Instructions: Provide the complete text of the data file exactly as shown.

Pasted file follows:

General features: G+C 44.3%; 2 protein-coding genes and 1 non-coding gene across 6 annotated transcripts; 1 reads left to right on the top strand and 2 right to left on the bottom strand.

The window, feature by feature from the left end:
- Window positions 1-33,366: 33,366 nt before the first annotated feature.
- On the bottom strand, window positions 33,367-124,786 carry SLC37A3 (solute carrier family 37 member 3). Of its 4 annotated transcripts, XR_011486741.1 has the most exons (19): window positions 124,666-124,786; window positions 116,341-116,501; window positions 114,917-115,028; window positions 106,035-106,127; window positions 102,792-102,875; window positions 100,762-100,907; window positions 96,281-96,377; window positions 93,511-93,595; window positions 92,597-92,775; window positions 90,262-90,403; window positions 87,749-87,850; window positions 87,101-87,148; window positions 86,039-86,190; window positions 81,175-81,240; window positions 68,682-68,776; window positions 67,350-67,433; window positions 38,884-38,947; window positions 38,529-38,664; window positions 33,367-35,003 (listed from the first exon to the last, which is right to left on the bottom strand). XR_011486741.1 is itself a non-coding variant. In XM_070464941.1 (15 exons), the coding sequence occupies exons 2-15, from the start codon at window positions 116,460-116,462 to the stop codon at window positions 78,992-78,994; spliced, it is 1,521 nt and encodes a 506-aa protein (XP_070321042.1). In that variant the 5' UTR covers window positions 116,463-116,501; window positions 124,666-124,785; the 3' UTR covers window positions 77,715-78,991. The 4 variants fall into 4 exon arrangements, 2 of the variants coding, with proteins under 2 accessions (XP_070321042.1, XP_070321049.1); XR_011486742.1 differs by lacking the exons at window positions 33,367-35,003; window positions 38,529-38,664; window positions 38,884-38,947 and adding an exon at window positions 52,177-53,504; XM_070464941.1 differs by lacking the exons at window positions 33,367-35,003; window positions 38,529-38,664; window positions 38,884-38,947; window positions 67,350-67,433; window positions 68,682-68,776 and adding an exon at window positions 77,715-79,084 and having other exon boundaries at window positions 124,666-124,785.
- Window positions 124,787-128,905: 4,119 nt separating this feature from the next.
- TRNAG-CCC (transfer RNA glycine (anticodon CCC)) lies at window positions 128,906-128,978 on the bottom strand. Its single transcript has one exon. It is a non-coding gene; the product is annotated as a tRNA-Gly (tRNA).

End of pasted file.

General features: G+C 44.3%; 2 protein-coding genes and 1 non-coding gene across 6 annotated transcripts; 1 reads left to right on the top strand and 2 right to left on the bottom strand.

The window, feature by feature from the left end:
- Window positions 1-33,366: 33,366 nt before the first annotated feature.
- On the bottom strand, window positions 33,367-124,786 carry SLC37A3 (solute carrier family 37 member 3). Of its 4 annotated transcripts, XR_011486741.1 has the most exons (19): window positions 124,666-124,786; window positions 116,341-116,501; window positions 114,917-115,028; window positions 106,035-106,127; window positions 102,792-102,875; window positions 100,762-100,907; window positions 96,281-96,377; window positions 93,511-93,595; window positions 92,597-92,775; window positions 90,262-90,403; window positions 87,749-87,850; window positions 87,101-87,148; window positions 86,039-86,190; window positions 81,175-81,240; window positions 68,682-68,776; window positions 67,350-67,433; window positions 38,884-38,947; window positions 38,529-38,664; window positions 33,367-35,003 (listed from the first exon to the last, which is right to left on the bottom strand). XR_011486741.1 is itself a non-coding variant. In XM_070464941.1 (15 exons), the coding sequence occupies exons 2-15, from the start codon at window positions 116,460-116,462 to the stop codon at window positions 78,992-78,994; spliced, it is 1,521 nt and encodes a 506-aa protein (XP_070321042.1). In that variant the 5' UTR covers window positions 116,463-116,501; window positions 124,666-124,785; the 3' UTR covers window positions 77,715-78,991. The 4 variants fall into 4 exon arrangements, 2 of the variants coding, with proteins under 2 accessions (XP_070321042.1, XP_070321049.1); XR_011486742.1 differs by lacking the exons at window positions 33,367-35,003; window positions 38,529-38,664; window positions 38,884-38,947 and adding an exon at window positions 52,177-53,504; XM_070464941.1 differs by lacking the exons at window positions 33,367-35,003; window positions 38,529-38,664; window positions 38,884-38,947; window positions 67,350-67,433; window positions 68,682-68,776 and adding an exon at window positions 77,715-79,084 and having other exon boundaries at window positions 124,666-124,785.
- Window positions 124,787-128,905: 4,119 nt separating this feature from the next.
- TRNAG-CCC (transfer RNA glycine (anticodon CCC)) lies at window positions 128,906-128,978 on the bottom strand. Its single transcript has one exon. It is a non-coding gene; the product is annotated as a tRNA-Gly (tRNA).